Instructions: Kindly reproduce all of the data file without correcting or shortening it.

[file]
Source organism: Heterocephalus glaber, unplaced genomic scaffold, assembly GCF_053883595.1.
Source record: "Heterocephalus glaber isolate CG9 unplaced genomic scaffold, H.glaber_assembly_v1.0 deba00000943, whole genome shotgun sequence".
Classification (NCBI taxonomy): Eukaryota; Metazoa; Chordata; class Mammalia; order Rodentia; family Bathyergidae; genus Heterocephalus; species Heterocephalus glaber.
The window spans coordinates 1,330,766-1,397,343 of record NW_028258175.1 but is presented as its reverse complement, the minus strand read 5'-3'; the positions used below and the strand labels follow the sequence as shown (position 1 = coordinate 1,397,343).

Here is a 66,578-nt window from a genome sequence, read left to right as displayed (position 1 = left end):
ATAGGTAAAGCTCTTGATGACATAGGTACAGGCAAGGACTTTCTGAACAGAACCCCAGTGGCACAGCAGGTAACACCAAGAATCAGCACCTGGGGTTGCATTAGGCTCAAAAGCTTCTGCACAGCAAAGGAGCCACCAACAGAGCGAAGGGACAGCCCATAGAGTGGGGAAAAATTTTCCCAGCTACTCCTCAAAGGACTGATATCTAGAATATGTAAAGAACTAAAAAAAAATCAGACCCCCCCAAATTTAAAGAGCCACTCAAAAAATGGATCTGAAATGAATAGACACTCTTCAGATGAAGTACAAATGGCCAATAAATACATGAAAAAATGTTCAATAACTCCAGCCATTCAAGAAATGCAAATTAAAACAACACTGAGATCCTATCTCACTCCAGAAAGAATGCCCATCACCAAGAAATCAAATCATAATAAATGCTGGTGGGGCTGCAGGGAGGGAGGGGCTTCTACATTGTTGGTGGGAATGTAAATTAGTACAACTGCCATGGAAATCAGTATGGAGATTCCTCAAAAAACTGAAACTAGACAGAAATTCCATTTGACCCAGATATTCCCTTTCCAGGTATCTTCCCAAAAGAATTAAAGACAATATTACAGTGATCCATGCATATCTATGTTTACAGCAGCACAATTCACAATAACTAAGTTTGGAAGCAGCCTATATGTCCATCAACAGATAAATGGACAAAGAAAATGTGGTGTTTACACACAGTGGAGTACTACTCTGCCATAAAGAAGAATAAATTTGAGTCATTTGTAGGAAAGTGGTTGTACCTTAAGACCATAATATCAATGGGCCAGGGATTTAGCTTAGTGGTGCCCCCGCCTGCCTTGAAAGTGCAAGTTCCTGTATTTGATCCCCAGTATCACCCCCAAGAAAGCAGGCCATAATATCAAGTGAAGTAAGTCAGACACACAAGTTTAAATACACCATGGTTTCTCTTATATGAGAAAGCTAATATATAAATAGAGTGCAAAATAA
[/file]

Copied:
Source organism: Heterocephalus glaber, unplaced genomic scaffold, assembly GCF_053883595.1.
Source record: "Heterocephalus glaber isolate CG9 unplaced genomic scaffold, H.glaber_assembly_v1.0 deba00000943, whole genome shotgun sequence".
Classification (NCBI taxonomy): Eukaryota; Metazoa; Chordata; class Mammalia; order Rodentia; family Bathyergidae; genus Heterocephalus; species Heterocephalus glaber.
The window spans coordinates 1,330,766-1,397,343 of record NW_028258175.1 but is presented as its reverse complement, the minus strand read 5'-3'; the positions used below and the strand labels follow the sequence as shown (position 1 = coordinate 1,397,343).

Here is a 66,578-nt window from a genome sequence, read left to right as displayed (position 1 = left end):
ATAGGTAAAGCTCTTGATGACATAGGTACAGGCAAGGACTTTCTGAACAGAACCCCAGTGGCACAGCAGGTAACACCAAGAATCAGCACCTGGGGTTGCATTAGGCTCAAAAGCTTCTGCACAGCAAAGGAGCCACCAACAGAGCGAAGGGACAGCCCATAGAGTGGGGAAAAATTTTCCCAGCTACTCCTCAAAGGACTGATATCTAGAATATGTAAAGAACTAAAAAAAAATCAGACCCCCCCAAATTTAAAGAGCCACTCAAAAAATGGATCTGAAATGAATAGACACTCTTCAGATGAAGTACAAATGGCCAATAAATACATGAAAAAATGTTCAATAACTCCAGCCATTCAAGAAATGCAAATTAAAACAACACTGAGATCCTATCTCACTCCAGAAAGAATGCCCATCACCAAGAAATCAAATCATAATAAATGCTGGTGGGGCTGCAGGGAGGGAGGGGCTTCTACATTGTTGGTGGGAATGTAAATTAGTACAACTGCCATGGAAATCAGTATGGAGATTCCTCAAAAAACTGAAACTAGACAGAAATTCCATTTGACCCAGATATTCCCTTTCCAGGTATCTTCCCAAAAGAATTAAAGACAATATTACAGTGATCCATGCATATCTATGTTTACAGCAGCACAATTCACAATAACTAAGTTTGGAAGCAGCCTATATGTCCATCAACAGATAAATGGACAAAGAAAATGTGGTGTTTACACACAGTGGAGTACTACTCTGCCATAAAGAAGAATAAATTTGAGTCATTTGTAGGAAAGTGGTTGTACCTTAAGACCATAATATCAATGGGCCAGGGATTTAGCTTAGTGGTGCCCCCGCCTGCCTTGAAAGTGCAAGTTCCTGTATTTGATCCCCAGTATCACCCCCAAGAAAGCAGGCCATAATATCAAGTGAAGTAAGTCAGACACACAAGTTTAAATACACCATGGTTTCTCTTATATGAGAAAGCTAATATATAAATAGAGTGCAAAATAA